PUXTON, John (d.1627), of Salisbury, Wilts.

Published in The History of Parliament: the House of Commons 1558-1603, ed. P.W. Hasler, 1981
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Family and Education

educ. ?Barnard’s Inn 1586. m. Jane, da. of one Studley, 1s. 5da.

Offices Held

Alderman and bailiff, Salisbury 23 Sept. 1623.


Puxton was named in 1595 as one of those who were to represent the city before the Privy Council in its dispute with the bishop, and we can infer that by 1601 he was regarded as a man who could be trusted to back up Giles Tooker, his colleague, in any matter which touched the independence of the city. In the event he is not recorded as taking part in the business of the Parliament of that year. He assisted Tooker in the preparation of a charter in 1606, and supported him in the negotiations which led to the city’s incorporation in 1612. The Salisbury records show that, for serving without wages as the city’s Member in 1601, Puxton was excused serving as mayor for five years.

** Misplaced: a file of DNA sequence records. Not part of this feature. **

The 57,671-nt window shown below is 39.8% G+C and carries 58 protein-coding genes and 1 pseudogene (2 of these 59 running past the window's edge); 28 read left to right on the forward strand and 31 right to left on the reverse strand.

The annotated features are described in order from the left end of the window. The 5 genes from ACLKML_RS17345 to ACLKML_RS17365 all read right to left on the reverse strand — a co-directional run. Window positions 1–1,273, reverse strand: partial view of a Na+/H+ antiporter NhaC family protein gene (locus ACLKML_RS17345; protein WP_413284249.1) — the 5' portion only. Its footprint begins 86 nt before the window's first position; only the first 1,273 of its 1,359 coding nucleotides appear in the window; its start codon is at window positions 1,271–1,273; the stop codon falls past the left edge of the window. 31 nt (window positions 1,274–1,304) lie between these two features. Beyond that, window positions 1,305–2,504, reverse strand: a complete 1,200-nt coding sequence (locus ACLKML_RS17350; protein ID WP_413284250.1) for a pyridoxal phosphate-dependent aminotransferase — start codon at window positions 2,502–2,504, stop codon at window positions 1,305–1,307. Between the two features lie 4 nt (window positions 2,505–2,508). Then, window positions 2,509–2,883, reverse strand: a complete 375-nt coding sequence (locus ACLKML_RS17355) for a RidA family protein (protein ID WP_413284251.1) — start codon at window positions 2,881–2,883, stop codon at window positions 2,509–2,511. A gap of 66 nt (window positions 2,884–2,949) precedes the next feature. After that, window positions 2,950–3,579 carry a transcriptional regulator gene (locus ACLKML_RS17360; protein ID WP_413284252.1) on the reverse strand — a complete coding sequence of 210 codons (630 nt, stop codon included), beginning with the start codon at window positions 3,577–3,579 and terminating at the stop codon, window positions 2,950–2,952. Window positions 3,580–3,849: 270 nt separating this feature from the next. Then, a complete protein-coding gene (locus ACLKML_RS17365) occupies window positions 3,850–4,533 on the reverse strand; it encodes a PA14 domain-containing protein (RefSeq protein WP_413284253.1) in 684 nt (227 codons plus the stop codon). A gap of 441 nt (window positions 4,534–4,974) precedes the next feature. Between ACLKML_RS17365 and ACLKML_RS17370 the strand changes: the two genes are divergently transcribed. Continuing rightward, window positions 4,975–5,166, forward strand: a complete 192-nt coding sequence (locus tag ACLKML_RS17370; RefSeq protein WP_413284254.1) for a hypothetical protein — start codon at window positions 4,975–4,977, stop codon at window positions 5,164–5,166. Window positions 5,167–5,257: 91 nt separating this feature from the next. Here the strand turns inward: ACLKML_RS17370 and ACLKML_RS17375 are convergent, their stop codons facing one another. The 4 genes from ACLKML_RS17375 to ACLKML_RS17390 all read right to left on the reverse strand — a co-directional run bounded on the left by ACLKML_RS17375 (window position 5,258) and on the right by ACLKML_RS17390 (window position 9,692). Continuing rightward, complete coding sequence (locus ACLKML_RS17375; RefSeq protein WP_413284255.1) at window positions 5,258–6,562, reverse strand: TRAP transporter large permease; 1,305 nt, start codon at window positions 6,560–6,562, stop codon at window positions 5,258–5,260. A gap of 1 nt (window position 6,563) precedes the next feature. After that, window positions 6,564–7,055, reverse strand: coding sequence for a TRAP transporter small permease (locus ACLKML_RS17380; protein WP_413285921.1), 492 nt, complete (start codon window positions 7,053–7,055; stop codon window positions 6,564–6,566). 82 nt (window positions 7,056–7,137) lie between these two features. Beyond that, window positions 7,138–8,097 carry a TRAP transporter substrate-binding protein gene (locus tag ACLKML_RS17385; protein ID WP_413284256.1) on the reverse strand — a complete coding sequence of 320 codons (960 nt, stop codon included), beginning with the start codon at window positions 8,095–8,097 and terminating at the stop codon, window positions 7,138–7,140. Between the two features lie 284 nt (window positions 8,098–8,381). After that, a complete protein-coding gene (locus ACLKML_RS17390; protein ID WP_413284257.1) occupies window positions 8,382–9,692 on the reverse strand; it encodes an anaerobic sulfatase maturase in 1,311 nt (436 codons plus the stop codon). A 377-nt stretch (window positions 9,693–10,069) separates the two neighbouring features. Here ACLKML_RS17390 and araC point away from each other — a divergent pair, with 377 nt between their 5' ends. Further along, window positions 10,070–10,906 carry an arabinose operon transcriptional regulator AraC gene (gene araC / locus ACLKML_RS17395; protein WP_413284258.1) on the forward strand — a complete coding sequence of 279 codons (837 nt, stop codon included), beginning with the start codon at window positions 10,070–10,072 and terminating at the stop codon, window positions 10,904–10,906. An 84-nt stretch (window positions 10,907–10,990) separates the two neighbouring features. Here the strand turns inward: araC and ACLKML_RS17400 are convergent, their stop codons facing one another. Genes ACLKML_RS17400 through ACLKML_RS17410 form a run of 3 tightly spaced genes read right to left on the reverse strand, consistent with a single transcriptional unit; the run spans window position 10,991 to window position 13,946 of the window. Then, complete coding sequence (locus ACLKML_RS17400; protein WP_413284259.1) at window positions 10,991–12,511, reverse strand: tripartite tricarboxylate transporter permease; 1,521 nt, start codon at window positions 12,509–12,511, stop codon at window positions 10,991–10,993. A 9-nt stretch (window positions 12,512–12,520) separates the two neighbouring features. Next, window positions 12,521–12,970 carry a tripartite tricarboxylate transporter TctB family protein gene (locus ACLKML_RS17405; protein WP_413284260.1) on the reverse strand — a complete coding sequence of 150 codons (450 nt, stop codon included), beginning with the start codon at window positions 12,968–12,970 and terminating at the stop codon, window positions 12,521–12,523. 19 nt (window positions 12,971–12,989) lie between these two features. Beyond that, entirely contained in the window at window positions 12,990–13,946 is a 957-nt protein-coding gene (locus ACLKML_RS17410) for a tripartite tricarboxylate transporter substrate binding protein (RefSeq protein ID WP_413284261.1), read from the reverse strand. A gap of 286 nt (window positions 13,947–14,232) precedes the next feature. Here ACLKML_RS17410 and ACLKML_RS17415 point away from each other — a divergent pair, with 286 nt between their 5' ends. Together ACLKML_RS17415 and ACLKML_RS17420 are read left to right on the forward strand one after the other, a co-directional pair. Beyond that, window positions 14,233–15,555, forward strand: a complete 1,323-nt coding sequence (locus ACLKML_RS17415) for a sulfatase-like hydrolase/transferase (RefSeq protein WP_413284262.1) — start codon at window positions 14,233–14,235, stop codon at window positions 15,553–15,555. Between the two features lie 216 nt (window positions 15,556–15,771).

In spite of the obscurity of his background, Puxton throve. The properties specified in his inquisition post mortem had all been ‘lately purchased’, and nothing he owned had become his by the easier way of patrimony. In Salisbury itself he had purchased a tenement and garden and a messuage and garden in Green Croft Street, as well as a cottage and garden in Salt Lane. Outside the city he had also acquired pasture in Foulston and Wilton (from John Shuter of the Inner Temple), burgages in Downton, houses, buildings and lands in Odstock and the site of the manor of Midsomer Norton in Somerset. Two of Puxton’s daughters married well, Frances with a son of Ambrose Smith and Jane in 1611 with John Ivye, goldsmith, who was to be mayor of Salisbury in 1626-7 and 1647-8, the author of the Declaration concerning the decline of population in the city in 1661, and a fellow-zealot for the city’s independence who successfully negotiated the purchase of the bishop’s lands for the city in 1647. Puxton’s heir, John, was aged 24 at the time of his father’s death.

Puxton died 10 Apr. 1627. A good protestant, he was a parishioner of St. Edmund’s church; the rectory and college premises and were conveyed to him and Giles Tooker in trust for the parish in 1614. He desired to be buried in the church and bequeathed to it 10s.; he also left £1 to the poor of the parish.

Lansd. 47/118/94v; Wilts. IPMs (Brit. Rec. Soc. Index Lib. xxiii), 409; Vis. Wilts. 1623, ed. Marshall, 15, 214; HMC Var. iv. 232, 234; City of Salisbury mss D(34), f. 167; PCC 54 Skynner; Wilts. N. and Q. vii. 525; VCH Wilts. vi. 72, 119.

Ref Volumes: 1558-1603

Author: S. T. Bindoff